As part of its continuing Common Ground series, Hamilton welcomed five experts who presented varying viewpoints in the discussion “Affirmative Action: Support, Critiques, and What’s Lost in the Discussion.”
The usual panel format was flipped when moderator Julie Vultaggio, associate dean for strategic academic initiatives at Harvard University, opened with an audience participation exercise. “Often in panel situations it’s kind of you watching us,” she said, “but on a topic like affirmative action, it feels like we should all be in this conversation together.” Vultaggio posed a simple question: What do you think of when you hear affirmative action? An app then created a word cloud that was projected to show the audience areas of commonality and contention.
After this exercise, the four speakers outlined their opinions on the issue. Richard Banks, the Jackson Eli Reynolds Professor of Law at Stanford Law School, began with the constitutional roots of the topic. He stressed taking a social policy approach, asking the audience to think about the system we have and the system we should want and what we expect from our colleges and universities.
Banks expressed concern over growing inequality among universities, given the widening gap in institutional wealth, student wealth, and academic achievement. “Our leading educational systems have become a source of inequality in society, rather than an antidote,” he added.
For Banks, grappling with difficult questions such as the ones he posed is part of the process of growth. “You can only develop an attitude of questioning when you abandon any sense of certainty,” he argued. “When you don’t have a firm conviction that what you now think is what you will and should always think.”
Julie Park, an associate professor at the University of Maryland, brought the conversation to the educational benefits of diversity, one of her key areas of research. Diversity is important for challenging automatic thinking, she maintained, especially when it takes the forms of stereotypes and prejudices.
“Students bringing in different viewpoints, experiences, [and] challenging stereotypes — that actually does really good things for your learning,” Park said.
While affirmative action is by no means a cure-all, Park emphasized that it remains a critical tool in the pursuit of diversity in educational spaces. For her, the questions surrounding affirmative action essentially boil down to whether or not race can be a part of someone’s story.
Genevieve Bonadies Torres, who works for the Lawyers’ Committee for Civil Rights Under Law, began by discussing how differences on the basis of race start early and dramatically impact educational outcomes.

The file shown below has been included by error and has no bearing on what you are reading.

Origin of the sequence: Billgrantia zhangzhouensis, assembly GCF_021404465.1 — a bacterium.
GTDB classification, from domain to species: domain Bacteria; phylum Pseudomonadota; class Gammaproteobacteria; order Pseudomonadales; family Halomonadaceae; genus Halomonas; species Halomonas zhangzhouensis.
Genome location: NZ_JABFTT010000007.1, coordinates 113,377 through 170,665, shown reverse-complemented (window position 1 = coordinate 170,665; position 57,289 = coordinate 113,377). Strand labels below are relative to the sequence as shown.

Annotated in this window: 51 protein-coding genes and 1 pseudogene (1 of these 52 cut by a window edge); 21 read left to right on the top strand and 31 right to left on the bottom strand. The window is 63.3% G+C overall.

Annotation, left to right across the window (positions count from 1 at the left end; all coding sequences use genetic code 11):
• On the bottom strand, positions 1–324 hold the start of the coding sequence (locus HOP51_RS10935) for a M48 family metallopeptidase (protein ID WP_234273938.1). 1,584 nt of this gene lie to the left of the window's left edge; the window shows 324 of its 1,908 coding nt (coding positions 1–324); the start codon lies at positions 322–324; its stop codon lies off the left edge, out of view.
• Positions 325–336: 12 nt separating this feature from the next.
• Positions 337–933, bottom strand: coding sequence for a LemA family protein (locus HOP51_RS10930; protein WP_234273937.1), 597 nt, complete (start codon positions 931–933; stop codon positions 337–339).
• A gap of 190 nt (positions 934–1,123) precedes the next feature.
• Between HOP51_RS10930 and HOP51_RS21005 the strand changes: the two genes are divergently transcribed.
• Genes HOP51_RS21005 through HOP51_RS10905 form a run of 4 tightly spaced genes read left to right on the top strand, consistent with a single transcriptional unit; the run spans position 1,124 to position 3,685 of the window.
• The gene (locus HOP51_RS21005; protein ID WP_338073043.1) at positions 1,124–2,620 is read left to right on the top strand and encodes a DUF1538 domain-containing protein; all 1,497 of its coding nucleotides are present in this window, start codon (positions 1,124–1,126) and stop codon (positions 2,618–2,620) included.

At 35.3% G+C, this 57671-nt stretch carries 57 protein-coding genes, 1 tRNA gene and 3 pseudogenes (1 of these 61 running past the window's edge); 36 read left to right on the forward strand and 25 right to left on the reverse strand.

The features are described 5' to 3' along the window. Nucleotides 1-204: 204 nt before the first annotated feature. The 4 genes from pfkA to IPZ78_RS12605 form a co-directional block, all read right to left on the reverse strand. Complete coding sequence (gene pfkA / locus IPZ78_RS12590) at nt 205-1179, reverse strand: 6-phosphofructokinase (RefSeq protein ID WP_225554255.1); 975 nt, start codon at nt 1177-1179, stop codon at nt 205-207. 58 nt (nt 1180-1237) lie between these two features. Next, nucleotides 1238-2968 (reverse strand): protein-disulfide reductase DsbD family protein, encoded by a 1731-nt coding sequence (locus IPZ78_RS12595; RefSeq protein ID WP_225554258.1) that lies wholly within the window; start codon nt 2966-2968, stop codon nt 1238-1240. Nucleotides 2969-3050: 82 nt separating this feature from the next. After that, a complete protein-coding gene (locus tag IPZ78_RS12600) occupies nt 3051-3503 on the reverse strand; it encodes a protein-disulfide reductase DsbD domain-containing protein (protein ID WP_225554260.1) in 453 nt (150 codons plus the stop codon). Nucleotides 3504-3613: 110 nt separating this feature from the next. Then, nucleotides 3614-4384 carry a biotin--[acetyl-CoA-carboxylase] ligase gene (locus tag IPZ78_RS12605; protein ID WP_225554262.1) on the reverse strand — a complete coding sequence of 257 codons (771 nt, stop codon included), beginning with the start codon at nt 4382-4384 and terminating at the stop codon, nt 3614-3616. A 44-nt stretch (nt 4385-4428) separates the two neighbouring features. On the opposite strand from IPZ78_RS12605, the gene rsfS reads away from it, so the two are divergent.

“The obstacles are different, and that also means the strengths you developed along the way, the muscles, are a little different, and success might look a little different,” Torres said.
She maintained that ignoring race is not race-neutral, but rather it undervalues the stories and struggles of different college applicants.
To round out the discussion, Jason Riley, a member of the editorial board at The Wall Street Journal, stood against affirmative action. He argued that public sentiment opposes affirmative action, citing a 2017 Gallup poll where 70 percent of Americans said race should play no role in admissions. He also argued that affirmative action harms the Asian American community.
“These elite schools, it’s a zero sum game,” Riley said. “There are only so many spots.”
After the panelists shared their positions, Vultaggio guided a group discussion. Each panelist brought up points in a back-and-forth debate, such as the role of athletics and legacy admissions, opportunity gaps in high school curricula, and the anti-Semitic history of holistic admissions.
One student in the audience asked for the panelists’ thoughts on the psychological impact of colorblindness, to which Banks brought up the study that showed a colorblind approach can actually cause one to ignore racial discrimination.
Another student asked about socioeconomic diversity, noting how affirmative action purports, but often fails, to help lower-income students of color. Park pushed back, saying black students were seven times more likely to come from a lower socioeconomic background. Riley countered, arguing that colleges are accepting a smaller and smaller percentage of students from lower-income brackets. Banks showed how the two arguments could actually coexist — black students do often come from lower income brackets, but relative to the extreme affluence of most students.
While the speakers and audience members held different opinions and drew their own conclusions, the conversation remained true to the spirit of the Common Ground series, in which speakers discuss contemporary issues and model respectful dialogue from different perspectives.